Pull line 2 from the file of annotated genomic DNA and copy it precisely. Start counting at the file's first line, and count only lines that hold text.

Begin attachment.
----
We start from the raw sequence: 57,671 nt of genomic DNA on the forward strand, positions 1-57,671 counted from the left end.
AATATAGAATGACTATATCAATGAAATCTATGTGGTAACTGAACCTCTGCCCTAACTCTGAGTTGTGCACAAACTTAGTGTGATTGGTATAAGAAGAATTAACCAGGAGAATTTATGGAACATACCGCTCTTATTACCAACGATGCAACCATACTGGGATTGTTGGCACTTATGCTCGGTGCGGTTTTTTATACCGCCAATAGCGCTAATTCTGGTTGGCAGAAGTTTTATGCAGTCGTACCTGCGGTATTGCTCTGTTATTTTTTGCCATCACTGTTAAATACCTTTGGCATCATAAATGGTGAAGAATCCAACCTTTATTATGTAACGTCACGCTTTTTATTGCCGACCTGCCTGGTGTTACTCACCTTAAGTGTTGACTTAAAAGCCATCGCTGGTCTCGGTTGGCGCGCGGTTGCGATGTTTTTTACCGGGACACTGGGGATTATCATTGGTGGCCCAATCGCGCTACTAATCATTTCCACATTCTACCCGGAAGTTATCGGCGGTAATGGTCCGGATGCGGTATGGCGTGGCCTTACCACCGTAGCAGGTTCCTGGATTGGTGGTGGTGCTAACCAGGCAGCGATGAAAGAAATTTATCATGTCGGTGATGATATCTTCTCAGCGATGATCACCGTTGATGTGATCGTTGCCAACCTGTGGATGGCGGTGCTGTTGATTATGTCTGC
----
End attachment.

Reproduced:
AATATAGAATGACTATATCAATGAAATCTATGTGGTAACTGAACCTCTGCCCTAACTCTGAGTTGTGCACAAACTTAGTGTGATTGGTATAAGAAGAATTAACCAGGAGAATTTATGGAACATACCGCTCTTATTACCAACGATGCAACCATACTGGGATTGTTGGCACTTATGCTCGGTGCGGTTTTTTATACCGCCAATAGCGCTAATTCTGGTTGGCAGAAGTTTTATGCAGTCGTACCTGCGGTATTGCTCTGTTATTTTTTGCCATCACTGTTAAATACCTTTGGCATCATAAATGGTGAAGAATCCAACCTTTATTATGTAACGTCACGCTTTTTATTGCCGACCTGCCTGGTGTTACTCACCTTAAGTGTTGACTTAAAAGCCATCGCTGGTCTCGGTTGGCGCGCGGTTGCGATGTTTTTTACCGGGACACTGGGGATTATCATTGGTGGCCCAATCGCGCTACTAATCATTTCCACATTCTACCCGGAAGTTATCGGCGGTAATGGTCCGGATGCGGTATGGCGTGGCCTTACCACCGTAGCAGGTTCCTGGATTGGTGGTGGTGCTAACCAGGCAGCGATGAAAGAAATTTATCATGTCGGTGATGATATCTTCTCAGCGATGATCACCGTTGATGTGATCGTTGCCAACCTGTGGATGGCGGTGCTGTTGATTATGTCTGC